The tracking of pupil results including the greater use of cognitive test results should continue to shed light on areas where improvements could be made.
There are a number of mechanisms in place to support pupils in school.
The guidance staff operate a timetable of individual interviews to monitor and support pupil progress, and deal with individual pupils when referred by staff, parents or other pupils. The school implements East Ayrshire’s IAT/SAT/CAT procedures and ASN systems.
The P.S.E. programme is designed to promote positive approaches to school, to health issues and to issues outwith school. Where possible this is delivered by guidance staff, and the programme is reviewed regularly. Progress on the programme is closely monitored.
Curricular choice and vocational guidance are included in the P.S.E. programme, and use the services of the careers officer, outside speakers, open days and conferences.
The curriculum is supported by means of appropriate visits and trips, such as the annual Higher French trip to Paris, the cultural programme for S1/S2 pupils and curricular trips and visits.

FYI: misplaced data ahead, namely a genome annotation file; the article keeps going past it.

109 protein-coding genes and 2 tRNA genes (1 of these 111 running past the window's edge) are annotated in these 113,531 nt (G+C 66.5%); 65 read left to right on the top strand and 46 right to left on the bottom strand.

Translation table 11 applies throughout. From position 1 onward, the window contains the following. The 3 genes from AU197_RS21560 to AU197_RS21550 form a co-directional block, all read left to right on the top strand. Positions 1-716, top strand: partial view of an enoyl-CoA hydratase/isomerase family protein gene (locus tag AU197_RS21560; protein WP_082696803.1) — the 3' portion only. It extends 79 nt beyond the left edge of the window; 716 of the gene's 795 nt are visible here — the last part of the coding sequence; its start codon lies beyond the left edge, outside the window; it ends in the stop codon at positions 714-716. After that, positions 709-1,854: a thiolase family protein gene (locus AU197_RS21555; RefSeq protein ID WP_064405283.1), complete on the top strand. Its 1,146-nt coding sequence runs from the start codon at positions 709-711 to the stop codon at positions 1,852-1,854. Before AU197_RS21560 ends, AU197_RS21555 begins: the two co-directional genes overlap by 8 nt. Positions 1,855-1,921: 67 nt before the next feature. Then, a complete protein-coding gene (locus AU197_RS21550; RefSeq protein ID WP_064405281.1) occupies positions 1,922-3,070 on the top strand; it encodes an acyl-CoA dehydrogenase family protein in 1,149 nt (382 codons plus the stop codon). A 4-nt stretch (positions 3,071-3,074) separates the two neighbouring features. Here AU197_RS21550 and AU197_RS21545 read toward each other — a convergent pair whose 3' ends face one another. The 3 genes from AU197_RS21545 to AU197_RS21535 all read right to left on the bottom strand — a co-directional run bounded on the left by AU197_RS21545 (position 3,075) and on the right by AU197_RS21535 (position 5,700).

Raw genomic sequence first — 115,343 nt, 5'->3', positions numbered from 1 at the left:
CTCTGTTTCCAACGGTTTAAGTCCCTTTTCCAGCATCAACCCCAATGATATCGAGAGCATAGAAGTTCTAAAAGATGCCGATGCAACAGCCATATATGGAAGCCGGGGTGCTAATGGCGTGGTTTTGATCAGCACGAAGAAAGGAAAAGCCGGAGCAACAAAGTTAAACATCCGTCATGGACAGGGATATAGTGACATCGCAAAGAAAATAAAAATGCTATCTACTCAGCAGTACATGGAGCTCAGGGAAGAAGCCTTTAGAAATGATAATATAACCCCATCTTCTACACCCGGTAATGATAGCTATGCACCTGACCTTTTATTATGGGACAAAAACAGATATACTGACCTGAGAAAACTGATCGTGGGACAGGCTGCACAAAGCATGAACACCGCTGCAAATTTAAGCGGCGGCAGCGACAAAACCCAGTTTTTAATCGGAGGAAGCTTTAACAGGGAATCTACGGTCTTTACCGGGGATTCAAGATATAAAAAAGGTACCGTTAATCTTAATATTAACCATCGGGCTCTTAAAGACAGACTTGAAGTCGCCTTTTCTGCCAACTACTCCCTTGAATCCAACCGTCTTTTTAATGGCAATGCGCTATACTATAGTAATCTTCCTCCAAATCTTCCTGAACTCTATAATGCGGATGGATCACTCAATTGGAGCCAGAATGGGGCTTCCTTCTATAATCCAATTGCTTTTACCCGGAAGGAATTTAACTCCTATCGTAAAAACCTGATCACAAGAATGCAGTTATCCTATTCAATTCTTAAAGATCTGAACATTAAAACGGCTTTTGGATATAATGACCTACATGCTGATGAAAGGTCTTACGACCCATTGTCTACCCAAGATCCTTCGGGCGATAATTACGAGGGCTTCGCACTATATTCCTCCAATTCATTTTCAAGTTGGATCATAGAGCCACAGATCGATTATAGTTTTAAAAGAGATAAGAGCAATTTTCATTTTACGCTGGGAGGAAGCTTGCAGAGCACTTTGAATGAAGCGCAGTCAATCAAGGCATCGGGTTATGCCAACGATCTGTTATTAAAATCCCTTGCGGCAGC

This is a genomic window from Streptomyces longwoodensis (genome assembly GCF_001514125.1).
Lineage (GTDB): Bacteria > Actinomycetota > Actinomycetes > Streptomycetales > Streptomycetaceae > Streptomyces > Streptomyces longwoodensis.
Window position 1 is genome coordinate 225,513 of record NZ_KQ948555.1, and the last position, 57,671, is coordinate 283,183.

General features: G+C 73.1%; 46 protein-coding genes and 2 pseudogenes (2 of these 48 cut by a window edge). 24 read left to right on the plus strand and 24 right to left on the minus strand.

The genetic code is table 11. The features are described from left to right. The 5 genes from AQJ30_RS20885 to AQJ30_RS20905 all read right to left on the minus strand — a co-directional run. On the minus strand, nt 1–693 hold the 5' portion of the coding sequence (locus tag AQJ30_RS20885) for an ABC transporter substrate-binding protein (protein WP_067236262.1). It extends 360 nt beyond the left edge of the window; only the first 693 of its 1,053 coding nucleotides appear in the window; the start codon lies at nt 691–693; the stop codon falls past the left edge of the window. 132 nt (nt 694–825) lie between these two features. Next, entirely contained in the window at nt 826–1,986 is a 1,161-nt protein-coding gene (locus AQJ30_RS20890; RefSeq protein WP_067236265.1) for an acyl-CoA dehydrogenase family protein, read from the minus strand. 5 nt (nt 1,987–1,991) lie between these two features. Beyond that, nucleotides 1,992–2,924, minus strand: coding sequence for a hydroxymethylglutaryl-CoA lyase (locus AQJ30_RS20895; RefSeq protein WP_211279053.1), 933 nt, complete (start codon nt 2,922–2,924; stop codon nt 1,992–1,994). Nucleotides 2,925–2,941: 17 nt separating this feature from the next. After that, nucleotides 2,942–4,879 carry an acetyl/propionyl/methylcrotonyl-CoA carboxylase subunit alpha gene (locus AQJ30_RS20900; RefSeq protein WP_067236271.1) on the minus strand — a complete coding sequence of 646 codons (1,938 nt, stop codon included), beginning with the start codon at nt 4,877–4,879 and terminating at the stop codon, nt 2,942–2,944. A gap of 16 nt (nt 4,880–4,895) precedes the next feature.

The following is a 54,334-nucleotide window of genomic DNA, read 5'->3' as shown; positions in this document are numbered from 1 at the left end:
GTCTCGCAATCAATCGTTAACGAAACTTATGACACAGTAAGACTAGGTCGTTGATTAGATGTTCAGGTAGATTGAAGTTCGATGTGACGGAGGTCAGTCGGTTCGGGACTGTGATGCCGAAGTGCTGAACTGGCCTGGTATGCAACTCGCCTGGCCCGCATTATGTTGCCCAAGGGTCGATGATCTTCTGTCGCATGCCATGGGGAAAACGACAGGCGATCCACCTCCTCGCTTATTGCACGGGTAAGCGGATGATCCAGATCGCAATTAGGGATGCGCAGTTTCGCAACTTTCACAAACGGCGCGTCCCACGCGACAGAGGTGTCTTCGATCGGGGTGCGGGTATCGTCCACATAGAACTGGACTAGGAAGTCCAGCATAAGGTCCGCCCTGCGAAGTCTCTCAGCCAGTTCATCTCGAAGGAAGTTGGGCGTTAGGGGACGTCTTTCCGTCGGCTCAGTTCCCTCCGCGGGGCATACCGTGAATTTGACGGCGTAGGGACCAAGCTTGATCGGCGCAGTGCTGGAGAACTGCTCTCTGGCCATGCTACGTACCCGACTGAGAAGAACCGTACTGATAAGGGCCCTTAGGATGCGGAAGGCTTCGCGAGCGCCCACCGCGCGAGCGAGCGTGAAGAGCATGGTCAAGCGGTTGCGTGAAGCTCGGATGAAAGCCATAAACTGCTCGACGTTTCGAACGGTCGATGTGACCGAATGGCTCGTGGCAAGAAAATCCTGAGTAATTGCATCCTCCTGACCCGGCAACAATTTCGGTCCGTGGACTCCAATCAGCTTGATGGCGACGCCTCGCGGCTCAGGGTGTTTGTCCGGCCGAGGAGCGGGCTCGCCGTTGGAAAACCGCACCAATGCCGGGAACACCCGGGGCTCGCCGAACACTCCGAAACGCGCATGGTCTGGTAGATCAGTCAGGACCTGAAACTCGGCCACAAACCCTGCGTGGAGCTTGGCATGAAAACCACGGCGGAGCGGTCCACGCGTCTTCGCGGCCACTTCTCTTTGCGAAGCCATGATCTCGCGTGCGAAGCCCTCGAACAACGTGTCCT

Learning Support staff use primary school information and a testing procedure to identify difficulties and areas requiring support. As pupils move through the school staff monitor progress of individuals with difficulties, and liaise with departments to identify strategies which will minimise problems for pupils. All pupils have Personal Learning Plans. IEPs and ISPs are in place where appropriate.
The 2008 SQA audit of procedures to identify and verify special arrangements for pupils in SQA examinations was very positive.
LAAC pupils are closely monitored and supported with individual programmes.